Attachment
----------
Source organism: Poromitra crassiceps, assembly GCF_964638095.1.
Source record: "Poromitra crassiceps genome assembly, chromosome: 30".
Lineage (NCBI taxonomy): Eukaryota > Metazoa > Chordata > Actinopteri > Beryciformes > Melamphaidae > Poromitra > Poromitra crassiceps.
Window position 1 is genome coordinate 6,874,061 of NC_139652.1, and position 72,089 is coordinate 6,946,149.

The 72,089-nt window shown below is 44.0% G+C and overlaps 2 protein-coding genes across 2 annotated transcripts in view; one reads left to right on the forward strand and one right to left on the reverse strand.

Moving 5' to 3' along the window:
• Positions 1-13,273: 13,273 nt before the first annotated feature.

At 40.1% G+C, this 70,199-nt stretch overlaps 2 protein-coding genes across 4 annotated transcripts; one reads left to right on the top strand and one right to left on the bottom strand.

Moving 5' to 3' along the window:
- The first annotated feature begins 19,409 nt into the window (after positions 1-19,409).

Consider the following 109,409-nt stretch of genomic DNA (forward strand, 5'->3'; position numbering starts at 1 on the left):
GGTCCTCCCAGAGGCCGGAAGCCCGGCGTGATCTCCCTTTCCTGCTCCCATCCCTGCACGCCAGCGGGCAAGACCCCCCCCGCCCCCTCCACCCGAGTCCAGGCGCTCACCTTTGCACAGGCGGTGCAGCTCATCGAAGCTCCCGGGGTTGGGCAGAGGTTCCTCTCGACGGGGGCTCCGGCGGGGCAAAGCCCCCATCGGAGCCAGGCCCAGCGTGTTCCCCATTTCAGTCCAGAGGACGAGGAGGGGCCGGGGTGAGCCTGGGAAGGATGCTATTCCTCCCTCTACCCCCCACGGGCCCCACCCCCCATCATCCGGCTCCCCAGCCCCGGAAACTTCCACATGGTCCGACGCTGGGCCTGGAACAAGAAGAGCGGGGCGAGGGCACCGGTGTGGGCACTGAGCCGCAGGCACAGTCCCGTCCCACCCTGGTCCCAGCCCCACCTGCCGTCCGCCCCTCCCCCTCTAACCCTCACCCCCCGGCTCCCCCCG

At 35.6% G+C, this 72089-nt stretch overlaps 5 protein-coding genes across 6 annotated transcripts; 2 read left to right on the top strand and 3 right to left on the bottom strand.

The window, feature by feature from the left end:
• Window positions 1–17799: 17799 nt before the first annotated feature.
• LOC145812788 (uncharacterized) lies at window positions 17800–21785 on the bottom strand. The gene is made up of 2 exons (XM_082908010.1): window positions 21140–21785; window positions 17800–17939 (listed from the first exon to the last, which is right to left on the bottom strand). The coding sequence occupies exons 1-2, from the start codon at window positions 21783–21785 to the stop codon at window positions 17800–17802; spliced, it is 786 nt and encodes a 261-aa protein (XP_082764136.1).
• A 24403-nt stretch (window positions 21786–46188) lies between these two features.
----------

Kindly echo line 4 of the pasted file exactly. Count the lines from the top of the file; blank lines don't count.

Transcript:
Window position 1 is genome coordinate 6,874,061 of NC_139652.1, and position 72,089 is coordinate 6,946,149.